“There are so many different environmental factors involved, all of which could bring your normal microbe population to its knees,” Dr. Newman said.
“If your gut microbes are depleted, say from a strong course of antibiotics or from eating a lot of factory farm meat that contains a lot of antibiotics, or even from having alcohol, then you’ve got a problem because you’re not able to produce enough of these feel-good hormones.”
Several environmental factors, aside from diet, shape the microbiota including geographical location, surgery, smoking and the quality of one’s living arrangements. Antibiotic treatment dramatically disrupts both short- and long-term microbial balance, including decreases in the richness and diversity of the community.
Antibiotics shape the physiology and gene expression of the active human gut microbiome. That not only includes prescription antibiotics but the antibiotics we consume through eating factory farm meat that has been treated with it.
Renee recommends to all her patients that experience gut dysfunction and depression to stay on a plant-based protocol for six to 12 months to heal the damage that has been done. Her protocol also immediately cuts sugar, alcohol, gluten and caffeine — all factors that disrupt the microbiome.
“If you stay consistent with your nutrition and self-care you will start feeling better quickly. Healing is not linear,” Renee said. “Sometimes you take two steps forward, sometimes two steps back.”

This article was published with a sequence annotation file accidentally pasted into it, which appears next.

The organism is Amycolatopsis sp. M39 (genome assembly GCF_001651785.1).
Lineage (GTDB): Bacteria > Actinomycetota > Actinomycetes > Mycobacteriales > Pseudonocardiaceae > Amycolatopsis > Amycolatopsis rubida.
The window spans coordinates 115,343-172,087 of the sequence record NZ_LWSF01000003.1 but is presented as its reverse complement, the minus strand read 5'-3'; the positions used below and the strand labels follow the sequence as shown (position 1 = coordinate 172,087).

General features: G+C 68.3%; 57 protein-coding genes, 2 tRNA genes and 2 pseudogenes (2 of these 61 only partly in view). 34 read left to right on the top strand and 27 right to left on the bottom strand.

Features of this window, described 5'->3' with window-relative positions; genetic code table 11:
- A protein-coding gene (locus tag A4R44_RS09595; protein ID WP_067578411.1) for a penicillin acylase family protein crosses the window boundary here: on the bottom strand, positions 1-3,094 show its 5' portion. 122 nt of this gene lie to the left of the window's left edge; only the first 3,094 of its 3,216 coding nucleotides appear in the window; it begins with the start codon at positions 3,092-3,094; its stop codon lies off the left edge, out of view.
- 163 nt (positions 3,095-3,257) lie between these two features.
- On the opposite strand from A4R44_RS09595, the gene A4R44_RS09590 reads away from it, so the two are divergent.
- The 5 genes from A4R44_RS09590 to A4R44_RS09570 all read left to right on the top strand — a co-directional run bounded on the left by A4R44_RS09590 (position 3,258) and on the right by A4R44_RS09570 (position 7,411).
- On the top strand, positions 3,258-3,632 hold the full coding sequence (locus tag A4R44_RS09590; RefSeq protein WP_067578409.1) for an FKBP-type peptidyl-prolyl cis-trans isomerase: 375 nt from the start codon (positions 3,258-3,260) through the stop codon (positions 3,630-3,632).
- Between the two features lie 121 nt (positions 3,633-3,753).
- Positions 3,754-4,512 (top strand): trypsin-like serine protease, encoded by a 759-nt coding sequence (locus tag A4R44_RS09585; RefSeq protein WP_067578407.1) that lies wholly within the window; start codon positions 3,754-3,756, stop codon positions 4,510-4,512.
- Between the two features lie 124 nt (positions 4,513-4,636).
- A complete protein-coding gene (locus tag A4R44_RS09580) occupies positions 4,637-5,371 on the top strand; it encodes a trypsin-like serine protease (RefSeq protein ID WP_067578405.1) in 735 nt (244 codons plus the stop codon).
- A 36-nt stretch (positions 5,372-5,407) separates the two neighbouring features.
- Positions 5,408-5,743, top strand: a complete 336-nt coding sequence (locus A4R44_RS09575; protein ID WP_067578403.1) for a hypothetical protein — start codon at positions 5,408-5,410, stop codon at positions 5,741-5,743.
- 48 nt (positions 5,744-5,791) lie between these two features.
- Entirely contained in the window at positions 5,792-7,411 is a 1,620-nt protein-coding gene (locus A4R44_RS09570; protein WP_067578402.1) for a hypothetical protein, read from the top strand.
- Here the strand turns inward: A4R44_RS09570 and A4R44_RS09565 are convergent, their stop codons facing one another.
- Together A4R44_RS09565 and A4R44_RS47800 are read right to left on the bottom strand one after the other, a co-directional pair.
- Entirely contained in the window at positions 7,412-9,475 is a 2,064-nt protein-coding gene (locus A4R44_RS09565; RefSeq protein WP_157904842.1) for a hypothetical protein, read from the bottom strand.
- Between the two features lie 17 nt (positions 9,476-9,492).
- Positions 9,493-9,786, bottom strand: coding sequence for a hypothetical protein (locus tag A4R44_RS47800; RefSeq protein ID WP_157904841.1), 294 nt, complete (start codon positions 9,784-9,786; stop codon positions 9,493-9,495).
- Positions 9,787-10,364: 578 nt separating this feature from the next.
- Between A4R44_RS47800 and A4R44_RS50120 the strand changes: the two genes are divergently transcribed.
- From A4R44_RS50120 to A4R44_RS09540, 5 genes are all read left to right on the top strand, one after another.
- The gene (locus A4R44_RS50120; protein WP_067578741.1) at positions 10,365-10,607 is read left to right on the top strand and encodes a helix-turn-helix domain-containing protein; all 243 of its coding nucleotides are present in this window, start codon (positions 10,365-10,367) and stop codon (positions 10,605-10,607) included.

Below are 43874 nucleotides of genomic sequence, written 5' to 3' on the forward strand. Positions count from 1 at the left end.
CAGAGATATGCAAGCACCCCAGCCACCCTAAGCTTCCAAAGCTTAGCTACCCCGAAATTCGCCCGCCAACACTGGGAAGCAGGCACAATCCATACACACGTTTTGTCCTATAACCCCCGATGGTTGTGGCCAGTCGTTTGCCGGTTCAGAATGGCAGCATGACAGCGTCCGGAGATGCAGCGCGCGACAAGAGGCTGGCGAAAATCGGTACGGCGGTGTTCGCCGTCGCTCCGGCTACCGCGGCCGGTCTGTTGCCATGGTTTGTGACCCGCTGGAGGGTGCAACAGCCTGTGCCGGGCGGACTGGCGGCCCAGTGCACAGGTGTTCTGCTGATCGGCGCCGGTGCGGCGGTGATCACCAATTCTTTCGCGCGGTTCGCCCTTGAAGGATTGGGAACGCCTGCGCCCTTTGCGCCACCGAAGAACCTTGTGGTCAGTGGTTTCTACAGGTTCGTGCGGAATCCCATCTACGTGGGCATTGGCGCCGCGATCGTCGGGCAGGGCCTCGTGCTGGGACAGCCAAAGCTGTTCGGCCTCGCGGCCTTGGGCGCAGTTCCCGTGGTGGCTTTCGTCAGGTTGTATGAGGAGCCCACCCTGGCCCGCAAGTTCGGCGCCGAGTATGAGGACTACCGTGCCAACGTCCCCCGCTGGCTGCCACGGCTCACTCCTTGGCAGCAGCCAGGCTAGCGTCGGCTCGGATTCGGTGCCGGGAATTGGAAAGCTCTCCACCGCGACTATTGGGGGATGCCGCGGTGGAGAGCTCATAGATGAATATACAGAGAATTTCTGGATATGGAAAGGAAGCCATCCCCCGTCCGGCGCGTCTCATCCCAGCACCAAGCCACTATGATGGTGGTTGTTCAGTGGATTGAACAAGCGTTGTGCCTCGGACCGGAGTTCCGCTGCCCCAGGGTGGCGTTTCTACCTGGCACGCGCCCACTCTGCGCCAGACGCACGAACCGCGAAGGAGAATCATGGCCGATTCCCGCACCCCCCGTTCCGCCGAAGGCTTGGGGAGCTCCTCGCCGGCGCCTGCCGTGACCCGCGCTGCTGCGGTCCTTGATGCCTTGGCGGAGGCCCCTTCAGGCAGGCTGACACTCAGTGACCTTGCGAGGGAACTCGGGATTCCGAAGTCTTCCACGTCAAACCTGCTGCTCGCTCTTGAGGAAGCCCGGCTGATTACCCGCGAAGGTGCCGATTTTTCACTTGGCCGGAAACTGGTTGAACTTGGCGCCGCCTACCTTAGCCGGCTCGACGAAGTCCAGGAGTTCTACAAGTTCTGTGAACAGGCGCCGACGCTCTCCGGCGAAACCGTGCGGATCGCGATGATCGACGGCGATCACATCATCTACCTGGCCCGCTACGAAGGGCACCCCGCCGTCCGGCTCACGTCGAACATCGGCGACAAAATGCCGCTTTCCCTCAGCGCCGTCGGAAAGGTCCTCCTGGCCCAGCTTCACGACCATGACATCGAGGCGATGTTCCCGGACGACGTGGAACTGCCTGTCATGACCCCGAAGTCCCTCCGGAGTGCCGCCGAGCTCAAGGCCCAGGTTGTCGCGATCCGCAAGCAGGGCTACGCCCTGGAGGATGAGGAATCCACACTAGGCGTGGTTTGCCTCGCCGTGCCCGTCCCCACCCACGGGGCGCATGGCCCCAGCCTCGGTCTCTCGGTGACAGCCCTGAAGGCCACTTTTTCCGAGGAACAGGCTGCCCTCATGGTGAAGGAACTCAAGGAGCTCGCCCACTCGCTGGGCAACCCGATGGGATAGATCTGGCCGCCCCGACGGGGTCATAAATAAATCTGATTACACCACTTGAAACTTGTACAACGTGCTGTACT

Several authors suggest applying this new research and information to the future of treating depression. Medical professionals may begin to prescribe plant-based diets more often.
Using microorganisms and probiotics as a new group of antidepressant drugs named “psycho-microbiotics” for the treatment of depression and other psychiatric disorders may be in our future as well.
Tess Francke is a freelance journalist and marketing specialist who has spent her career at the intersection of media, writing, design and health research. You will find her other byline in the National Foundation for Cancer Research blog and Research to Remission quarterly oncology magazine. She is a proud Detroit native with the mission is to facilitate the vital connection between populations and health information. She loves teaching fitness classes and her daily yoga practice.
Originally published at https://medtruth.com on May 29, 2019.